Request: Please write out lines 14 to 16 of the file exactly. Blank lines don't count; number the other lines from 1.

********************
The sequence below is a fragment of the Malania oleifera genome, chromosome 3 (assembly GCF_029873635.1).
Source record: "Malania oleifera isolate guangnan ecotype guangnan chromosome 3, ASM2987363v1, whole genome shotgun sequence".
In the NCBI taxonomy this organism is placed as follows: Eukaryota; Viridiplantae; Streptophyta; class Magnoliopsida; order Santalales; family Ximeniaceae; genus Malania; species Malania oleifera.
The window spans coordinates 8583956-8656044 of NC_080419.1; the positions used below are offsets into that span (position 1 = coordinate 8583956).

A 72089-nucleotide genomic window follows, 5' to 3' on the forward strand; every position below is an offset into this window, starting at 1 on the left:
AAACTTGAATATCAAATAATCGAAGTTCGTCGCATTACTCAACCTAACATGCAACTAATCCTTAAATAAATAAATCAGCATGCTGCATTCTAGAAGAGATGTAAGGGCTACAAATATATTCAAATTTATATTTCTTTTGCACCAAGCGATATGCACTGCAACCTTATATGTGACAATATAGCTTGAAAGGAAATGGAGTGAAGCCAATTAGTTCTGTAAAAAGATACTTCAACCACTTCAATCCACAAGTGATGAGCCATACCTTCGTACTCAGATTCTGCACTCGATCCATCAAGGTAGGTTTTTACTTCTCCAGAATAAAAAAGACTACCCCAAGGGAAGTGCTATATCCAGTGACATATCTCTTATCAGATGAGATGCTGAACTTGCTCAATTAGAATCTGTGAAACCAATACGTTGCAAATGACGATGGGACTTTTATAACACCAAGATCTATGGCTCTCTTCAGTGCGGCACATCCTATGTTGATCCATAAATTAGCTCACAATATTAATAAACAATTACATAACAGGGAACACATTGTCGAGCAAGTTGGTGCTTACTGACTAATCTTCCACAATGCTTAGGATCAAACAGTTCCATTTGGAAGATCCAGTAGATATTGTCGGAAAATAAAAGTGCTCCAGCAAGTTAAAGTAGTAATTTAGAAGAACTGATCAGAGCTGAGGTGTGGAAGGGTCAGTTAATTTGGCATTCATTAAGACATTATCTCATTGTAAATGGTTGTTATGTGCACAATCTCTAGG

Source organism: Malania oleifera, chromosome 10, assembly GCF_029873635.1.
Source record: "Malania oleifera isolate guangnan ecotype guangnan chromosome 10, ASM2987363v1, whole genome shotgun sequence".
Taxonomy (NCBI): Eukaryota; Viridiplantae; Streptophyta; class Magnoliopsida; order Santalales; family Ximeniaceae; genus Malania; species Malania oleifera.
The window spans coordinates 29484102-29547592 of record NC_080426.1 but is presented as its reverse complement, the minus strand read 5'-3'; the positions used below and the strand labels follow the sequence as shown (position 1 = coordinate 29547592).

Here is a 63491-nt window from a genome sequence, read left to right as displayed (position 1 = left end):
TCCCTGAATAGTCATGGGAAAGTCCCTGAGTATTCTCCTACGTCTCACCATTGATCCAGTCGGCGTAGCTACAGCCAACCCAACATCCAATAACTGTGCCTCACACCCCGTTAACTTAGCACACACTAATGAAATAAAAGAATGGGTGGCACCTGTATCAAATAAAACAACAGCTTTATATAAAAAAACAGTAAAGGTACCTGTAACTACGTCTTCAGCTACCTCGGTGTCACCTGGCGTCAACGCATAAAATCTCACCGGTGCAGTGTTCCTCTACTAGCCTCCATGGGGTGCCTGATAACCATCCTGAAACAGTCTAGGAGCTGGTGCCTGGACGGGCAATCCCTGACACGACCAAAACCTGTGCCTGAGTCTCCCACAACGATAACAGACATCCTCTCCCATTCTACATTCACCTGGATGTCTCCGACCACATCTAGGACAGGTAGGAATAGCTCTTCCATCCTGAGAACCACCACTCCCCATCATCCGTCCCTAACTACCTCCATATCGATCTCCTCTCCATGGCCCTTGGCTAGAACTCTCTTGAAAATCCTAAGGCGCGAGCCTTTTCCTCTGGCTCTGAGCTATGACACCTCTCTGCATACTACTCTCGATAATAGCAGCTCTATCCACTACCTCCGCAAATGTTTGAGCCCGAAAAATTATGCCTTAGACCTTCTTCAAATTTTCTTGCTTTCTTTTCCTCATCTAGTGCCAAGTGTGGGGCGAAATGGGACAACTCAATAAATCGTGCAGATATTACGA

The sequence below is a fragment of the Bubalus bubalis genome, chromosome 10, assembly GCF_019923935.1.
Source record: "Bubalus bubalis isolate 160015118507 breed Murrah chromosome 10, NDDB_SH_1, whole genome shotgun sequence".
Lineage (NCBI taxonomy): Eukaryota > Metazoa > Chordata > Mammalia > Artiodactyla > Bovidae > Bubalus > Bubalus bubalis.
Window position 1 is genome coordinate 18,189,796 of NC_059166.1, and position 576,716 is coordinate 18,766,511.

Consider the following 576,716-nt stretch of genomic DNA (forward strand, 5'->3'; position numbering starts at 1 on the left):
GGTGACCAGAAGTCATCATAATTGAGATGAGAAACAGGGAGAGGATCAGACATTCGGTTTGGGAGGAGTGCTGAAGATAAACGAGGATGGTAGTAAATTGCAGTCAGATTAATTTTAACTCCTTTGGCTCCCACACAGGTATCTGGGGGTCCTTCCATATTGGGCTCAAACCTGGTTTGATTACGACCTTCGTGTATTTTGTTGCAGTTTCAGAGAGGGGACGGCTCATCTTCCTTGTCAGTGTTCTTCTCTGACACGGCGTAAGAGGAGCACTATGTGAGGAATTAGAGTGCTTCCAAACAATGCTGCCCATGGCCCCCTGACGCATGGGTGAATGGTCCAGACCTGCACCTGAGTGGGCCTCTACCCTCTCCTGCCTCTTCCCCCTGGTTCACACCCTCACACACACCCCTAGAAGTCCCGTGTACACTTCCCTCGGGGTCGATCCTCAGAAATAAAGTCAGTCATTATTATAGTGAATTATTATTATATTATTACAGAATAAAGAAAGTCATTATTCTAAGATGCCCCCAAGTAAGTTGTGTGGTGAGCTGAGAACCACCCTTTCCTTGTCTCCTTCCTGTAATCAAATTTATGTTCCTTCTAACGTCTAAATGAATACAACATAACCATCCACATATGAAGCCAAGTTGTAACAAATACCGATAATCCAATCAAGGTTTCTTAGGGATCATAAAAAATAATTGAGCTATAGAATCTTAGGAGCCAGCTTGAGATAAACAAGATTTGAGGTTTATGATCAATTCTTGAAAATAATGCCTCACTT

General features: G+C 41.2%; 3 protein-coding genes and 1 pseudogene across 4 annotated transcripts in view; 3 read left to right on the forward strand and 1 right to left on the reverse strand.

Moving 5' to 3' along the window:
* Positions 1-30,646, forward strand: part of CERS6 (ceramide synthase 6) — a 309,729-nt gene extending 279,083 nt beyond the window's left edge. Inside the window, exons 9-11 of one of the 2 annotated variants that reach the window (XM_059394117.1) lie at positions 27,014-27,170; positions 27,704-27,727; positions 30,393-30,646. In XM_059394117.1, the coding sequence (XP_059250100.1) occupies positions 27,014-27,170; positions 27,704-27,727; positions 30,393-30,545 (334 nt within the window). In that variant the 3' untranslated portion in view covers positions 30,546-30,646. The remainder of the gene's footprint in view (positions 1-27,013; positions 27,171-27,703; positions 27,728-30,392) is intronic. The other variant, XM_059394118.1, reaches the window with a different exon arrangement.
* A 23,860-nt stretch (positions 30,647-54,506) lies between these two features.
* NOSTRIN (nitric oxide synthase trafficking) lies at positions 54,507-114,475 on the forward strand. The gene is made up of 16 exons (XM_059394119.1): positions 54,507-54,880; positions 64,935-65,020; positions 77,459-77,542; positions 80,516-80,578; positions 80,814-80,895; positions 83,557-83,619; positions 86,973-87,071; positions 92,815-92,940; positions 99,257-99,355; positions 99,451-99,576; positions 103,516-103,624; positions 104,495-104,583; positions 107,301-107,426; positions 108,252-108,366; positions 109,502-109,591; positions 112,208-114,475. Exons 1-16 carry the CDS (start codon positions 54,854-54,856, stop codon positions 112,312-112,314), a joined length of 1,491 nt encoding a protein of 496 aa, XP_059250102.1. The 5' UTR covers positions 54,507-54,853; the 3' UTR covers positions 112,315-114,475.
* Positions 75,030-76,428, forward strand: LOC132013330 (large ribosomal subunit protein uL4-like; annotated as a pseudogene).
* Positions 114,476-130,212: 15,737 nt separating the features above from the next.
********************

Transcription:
Source record: "Bubalus bubalis isolate 160015118507 breed Murrah chromosome 10, NDDB_SH_1, whole genome shotgun sequence".
Lineage (NCBI taxonomy): Eukaryota > Metazoa > Chordata > Mammalia > Artiodactyla > Bovidae > Bubalus > Bubalus bubalis.
Window position 1 is genome coordinate 18,189,796 of NC_059166.1, and position 576,716 is coordinate 18,766,511.